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Total electron scattering cross sections of pyrimidine determined experimentally

14.12.2012

The total electron scattering cross section plays a key role in electron transport calculations. As the integral sum of all interaction cross sections, it is required to determine the distance between two consecutive interaction points and is simultaneously used to check the consistency of the partial interaction cross sections used. To calculate the radiation damage in the DNA, it is therefore particularly important to know the total electron scattering cross sections of DNA components. Despite its significance, no experimental data have been available to date for the total electron scattering cross section of pyrimidine (C4H4N2), the basic component of the nucleobases cytosine and thymine in the DNA.

Given the fact that also electrons with energies below the ionization threshold can cause considerable radiation damage, the total electron scattering cross sections of pyrimidine have been measured down into the energy range below the ionization threshold.

The figure shows the energy dependence of the measured total electron scattering cross sections σt of pyrimidine for electron energies T between 5 eV and 1 keV. For comparison, the energy dependence of the values calculated with the aid of the additivity rule using the data for N2 [1] and C2H2 [2] and from the total electron scattering cross sections of benzene, which has the same number of valence electrons as pyrimidine, are depicted.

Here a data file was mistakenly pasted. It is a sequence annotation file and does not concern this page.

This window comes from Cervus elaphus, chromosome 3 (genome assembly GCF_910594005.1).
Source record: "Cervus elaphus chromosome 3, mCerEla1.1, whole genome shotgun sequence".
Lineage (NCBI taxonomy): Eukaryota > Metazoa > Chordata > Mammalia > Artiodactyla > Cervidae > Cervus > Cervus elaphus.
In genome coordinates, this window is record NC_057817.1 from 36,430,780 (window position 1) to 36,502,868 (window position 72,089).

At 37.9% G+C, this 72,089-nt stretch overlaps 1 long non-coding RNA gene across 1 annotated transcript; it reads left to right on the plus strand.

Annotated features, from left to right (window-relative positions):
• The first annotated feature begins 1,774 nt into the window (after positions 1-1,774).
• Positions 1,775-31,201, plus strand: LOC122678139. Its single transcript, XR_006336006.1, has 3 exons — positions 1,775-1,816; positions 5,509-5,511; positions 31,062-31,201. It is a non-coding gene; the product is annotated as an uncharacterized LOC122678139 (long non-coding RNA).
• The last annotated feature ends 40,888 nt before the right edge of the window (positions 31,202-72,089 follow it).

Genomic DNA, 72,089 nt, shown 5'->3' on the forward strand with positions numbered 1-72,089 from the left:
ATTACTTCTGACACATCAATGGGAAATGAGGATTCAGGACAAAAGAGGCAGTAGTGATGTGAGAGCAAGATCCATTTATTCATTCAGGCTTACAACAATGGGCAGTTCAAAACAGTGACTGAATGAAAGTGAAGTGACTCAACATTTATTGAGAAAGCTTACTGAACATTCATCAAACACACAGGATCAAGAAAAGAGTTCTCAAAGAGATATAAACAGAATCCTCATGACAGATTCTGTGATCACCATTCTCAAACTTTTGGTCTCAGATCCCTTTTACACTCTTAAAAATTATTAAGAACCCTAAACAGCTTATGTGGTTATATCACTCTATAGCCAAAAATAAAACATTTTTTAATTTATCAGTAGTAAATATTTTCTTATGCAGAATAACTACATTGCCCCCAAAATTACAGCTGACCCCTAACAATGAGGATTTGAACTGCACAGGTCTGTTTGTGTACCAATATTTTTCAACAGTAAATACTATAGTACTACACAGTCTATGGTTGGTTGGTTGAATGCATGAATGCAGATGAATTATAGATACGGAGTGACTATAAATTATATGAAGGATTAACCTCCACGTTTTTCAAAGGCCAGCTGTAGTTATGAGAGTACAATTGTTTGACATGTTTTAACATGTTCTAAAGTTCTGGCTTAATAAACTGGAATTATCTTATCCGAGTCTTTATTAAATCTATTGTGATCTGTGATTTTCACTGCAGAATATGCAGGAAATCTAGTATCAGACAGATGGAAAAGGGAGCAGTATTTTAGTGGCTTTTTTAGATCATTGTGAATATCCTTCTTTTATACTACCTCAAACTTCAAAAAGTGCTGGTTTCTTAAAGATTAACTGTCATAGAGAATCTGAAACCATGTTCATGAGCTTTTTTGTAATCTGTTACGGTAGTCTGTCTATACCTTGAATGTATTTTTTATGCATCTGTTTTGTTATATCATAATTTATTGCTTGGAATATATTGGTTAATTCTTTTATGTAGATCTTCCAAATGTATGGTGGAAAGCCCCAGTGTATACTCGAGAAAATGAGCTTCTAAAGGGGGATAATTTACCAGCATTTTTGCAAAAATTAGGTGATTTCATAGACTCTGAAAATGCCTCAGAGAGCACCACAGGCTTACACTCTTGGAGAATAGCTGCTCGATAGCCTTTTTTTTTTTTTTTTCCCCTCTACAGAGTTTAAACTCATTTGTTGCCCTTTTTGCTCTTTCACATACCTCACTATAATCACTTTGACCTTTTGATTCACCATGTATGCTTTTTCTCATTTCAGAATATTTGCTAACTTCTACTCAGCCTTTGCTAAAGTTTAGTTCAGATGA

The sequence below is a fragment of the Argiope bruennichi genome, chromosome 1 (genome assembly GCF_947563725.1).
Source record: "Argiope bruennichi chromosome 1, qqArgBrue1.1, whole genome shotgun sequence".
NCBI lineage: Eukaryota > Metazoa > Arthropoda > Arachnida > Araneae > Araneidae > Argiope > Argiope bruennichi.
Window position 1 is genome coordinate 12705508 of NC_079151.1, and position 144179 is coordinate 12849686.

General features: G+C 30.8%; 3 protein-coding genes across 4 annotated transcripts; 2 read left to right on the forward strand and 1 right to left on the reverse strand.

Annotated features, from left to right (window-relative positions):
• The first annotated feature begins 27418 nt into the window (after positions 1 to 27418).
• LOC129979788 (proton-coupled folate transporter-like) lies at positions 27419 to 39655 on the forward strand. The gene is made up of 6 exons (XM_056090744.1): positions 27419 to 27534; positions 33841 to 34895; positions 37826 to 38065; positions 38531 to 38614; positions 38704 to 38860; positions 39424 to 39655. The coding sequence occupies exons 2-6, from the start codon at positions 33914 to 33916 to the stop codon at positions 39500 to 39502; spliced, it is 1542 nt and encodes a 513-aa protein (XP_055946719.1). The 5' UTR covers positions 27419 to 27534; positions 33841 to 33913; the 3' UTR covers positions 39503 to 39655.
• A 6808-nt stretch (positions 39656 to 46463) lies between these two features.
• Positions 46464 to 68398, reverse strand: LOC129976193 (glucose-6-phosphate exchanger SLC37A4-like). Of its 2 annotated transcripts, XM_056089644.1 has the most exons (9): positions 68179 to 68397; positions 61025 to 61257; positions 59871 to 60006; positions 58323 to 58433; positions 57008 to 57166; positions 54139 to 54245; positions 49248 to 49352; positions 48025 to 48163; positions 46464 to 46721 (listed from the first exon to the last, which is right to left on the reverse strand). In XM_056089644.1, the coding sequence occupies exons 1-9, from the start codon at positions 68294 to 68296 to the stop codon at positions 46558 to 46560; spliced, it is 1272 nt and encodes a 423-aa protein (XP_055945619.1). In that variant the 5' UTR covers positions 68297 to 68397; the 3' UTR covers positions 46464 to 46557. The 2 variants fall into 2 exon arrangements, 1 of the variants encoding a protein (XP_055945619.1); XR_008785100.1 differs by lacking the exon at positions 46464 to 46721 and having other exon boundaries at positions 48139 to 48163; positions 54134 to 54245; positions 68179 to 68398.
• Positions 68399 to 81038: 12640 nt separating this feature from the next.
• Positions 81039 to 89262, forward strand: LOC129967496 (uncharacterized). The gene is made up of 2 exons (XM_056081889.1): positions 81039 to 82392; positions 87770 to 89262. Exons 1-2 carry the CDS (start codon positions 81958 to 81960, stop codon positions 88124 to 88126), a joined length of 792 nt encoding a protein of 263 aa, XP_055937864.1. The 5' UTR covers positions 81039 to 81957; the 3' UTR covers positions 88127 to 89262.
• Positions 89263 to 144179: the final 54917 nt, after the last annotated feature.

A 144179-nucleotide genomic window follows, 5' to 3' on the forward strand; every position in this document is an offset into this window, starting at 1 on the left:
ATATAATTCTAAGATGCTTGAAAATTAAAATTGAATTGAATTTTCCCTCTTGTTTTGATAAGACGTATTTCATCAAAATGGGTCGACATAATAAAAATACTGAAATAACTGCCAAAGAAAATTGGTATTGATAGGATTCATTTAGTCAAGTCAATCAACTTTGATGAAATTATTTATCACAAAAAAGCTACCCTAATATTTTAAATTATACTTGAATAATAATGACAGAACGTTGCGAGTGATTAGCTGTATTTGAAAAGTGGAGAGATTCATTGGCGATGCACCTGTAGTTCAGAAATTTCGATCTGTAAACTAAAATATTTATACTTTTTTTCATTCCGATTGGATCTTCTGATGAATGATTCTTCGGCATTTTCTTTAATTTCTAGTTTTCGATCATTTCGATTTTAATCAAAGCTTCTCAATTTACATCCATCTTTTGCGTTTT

Figure : Ratio of the total electron scattering cross section σt of pyrimidine to its value at 1 keV: () present experimental results, () values calculated with the aid of the additivity rule, () benzene data by Mozejko et al., () benzene data by Sueoka.

The values determined with the aid of the additivity rule are, within the measurement uncertainty, in agreement with the experimental results over the entire energy region. The existing results are also well reproduced by the benzene data by Mozejko et al. [3], whereas they are, in the lower energy region, considerably higher than those determined by Sueoka [4].

Literature

  1. J. C. Nickel, I.Kanik, S. Trajmar und K. Imre, J. Phys. B: At. Mol. Opt. Phys. 25, 2427 (1992)
  2. O. Sueoka und S. Mori, J. Phys. B: At. Mol. Opt. Phys. 22, 963 (1989)
  3. P. Mozejko, G. Kasperski, C. Szmytkowski, G. P. Karwasz, R. S. Brusa, und A. Zecca, Chem. Phys. Letters 257, 309 (1996)
  4. O. Sueoka, J. Phys. B: At. Mol. Opt. Phys. 21, L631 (1988)